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A Visit to Fairyland

Llyn Cwellyn

The following fairy folk tale takes place around Llyn Cwellyn, a 215 acre, 120 feet deep glacial lake which has now been dammed to create a reservoir. The tale is taken 'Bedd Gelert: Its Facts, Fairies, and Folk-Lore (1899) by D E Jenkins. Read More »

Aberconwy House

Conwy’s oldest house, Aberconwy (parts of it date back to the 14th Century) on Castle Street, was a medieval merchant’s house, and is currently owned by the National Trust. Read More »

Aberdyfi and Cardigan Bay

The area around Cardigan Bay has a number of 'lost land' legends pertaining to it. These legends have changed over the centuries.

The most recent story concerns 'The Lost Lowland Hundred'; lands now drowned which were ruled by a King called Gwyddno Garantir. The area was protected from the sea by a system of sluices, dams and waterways. Read More »

Abersoch Ghost Video (2012)

According to the Daily Mail in a 7 January 2012 article entitled ‘The ghost of the Valleys? Read More »

Barclodiad-y-Gawres Chambered Cairn

Bar Carvings

This burial mound has five carved stones within its chamber, now capped by concrete to prevent their erosion. The stones are carved with a range of patterns including spirals cup marks and zig-zag features. The purpose of these marks is unknown, but they may have had some ritual function. Read More »

Bardsey Island

Bardsey Island (P)

The island is also known as the island of the currents and the saints. There are said to be the graves of 20,000 saints interred on the island, and legend suggests that anybody buried here will not go to hell no matter how wicked his deeds. Read More »

Barmouth Poltergeist

The following account of a poltergeist in Barmouth appeared in an edition of Folk-lore (June 1892) and was also reproduced in Richard Holland's 'Haunted Wales: A Guide to Welsh Ghostlore' Read More »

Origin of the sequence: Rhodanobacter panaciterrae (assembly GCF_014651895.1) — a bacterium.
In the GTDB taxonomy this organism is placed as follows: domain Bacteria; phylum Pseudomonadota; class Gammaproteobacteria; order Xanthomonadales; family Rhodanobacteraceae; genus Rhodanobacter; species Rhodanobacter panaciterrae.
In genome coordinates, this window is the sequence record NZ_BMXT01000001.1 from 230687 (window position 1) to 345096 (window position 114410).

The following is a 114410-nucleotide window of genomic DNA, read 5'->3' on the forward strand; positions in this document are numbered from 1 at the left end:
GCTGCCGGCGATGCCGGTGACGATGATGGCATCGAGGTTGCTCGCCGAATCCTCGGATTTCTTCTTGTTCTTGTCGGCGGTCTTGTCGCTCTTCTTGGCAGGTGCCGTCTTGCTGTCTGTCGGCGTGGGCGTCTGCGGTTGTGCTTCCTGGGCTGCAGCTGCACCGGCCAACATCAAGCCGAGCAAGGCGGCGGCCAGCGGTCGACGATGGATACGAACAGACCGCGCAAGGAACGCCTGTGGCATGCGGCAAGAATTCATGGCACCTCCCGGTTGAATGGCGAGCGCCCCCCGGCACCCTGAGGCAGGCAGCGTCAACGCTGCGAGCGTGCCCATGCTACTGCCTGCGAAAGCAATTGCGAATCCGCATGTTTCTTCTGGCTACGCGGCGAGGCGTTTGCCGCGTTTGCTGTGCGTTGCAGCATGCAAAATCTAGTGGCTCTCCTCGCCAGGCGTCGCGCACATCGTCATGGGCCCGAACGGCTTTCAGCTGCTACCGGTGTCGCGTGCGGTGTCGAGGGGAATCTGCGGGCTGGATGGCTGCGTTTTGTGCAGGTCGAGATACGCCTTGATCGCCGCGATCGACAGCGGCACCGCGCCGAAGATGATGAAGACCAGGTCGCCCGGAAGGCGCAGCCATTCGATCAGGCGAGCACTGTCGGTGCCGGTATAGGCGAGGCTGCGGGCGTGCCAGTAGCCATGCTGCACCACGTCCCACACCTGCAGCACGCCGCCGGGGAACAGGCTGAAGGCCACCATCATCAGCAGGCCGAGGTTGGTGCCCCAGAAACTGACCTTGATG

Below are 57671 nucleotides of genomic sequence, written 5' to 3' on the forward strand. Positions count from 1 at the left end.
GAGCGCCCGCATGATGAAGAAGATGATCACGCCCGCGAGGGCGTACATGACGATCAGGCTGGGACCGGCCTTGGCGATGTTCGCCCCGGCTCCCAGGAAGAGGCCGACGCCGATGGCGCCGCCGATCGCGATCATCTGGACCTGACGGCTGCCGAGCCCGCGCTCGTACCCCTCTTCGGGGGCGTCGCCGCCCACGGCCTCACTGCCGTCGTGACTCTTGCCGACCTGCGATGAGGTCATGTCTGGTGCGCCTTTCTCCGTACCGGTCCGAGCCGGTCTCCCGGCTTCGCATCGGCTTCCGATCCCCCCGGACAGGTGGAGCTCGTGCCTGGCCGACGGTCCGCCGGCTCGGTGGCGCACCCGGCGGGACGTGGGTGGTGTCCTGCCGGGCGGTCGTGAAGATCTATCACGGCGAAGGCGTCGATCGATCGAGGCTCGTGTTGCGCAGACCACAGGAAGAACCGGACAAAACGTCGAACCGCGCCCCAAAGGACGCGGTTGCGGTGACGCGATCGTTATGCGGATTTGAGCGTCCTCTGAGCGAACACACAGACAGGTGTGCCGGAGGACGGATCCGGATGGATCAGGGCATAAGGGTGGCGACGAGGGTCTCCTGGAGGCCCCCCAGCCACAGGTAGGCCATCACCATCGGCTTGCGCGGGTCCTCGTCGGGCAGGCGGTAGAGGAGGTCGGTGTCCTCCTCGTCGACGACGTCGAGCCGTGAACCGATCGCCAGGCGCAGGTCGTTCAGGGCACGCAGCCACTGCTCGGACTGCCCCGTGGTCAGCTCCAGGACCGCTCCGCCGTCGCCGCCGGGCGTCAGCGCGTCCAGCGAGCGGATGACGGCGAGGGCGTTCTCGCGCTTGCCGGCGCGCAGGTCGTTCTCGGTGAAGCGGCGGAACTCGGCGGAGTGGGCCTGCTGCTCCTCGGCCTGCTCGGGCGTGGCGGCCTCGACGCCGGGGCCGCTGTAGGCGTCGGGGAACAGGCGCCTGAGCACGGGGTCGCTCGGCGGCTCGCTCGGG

Bedd Branwen

The chambered tomb called the Bedd Branwen, is said to be the resting place of Branwen, the legendary wife of Bran described in early Welsh stories.

Directions: To the East of Elim.

Bedd Gorfal

Bedd Gorfal is also known as the Harlech stone circle and is situated close to the ancient Fonlief Hir track way. There are eight stones in the four metre diameter circle, five of them are easily visible and three are small and easily overlooked. The tallest stone is only about one metre tall, and it is split. Read More »

Black Figures of Cwmorthin

The disused Cwmorthin Slate Quarry can be found on the shore of Llyn Cwmorthin above Blaenau Ffestiniog. The following description of a strange experience was e-mailed into Mysterious Britain early in 2013 and I would be very interested to hear from anybody who could add more. “Start from Blaenau Ffestiniog. Read More »

Bodewryd Standing Stone (a.k.a. Carreglefn, Maen Pres)

The Bodewryd standing stone is approximately between eleven and twelve feet tall, and stands alone in a field on the Plas Bodewryd Estate. It is also known as Carreglefn (Smooth Stone), and as Maen Pres (Brass Stone). Read More »

Bodowyr Burial Chamber

The remains of the Neolithic (4000-2000BC) Bodowyr Burial Chamber, consist of a capstone (seven feet by six feet) resting upon three uprights (making a Cromlech). Located northwest of the village of Brynsiencyn, in a field, the chamber is fenced off.

Access is via the B4419 near Llangaffo and a CADW signpost indicates the location.

Branwen The Daughter Of Llyr

Branwen The Daughter Of Llyr is part of The Mabinogion. The following is taken from Lady Charlotte Guest's translation which was published in 1877. Read More »

Bryn Cader Faner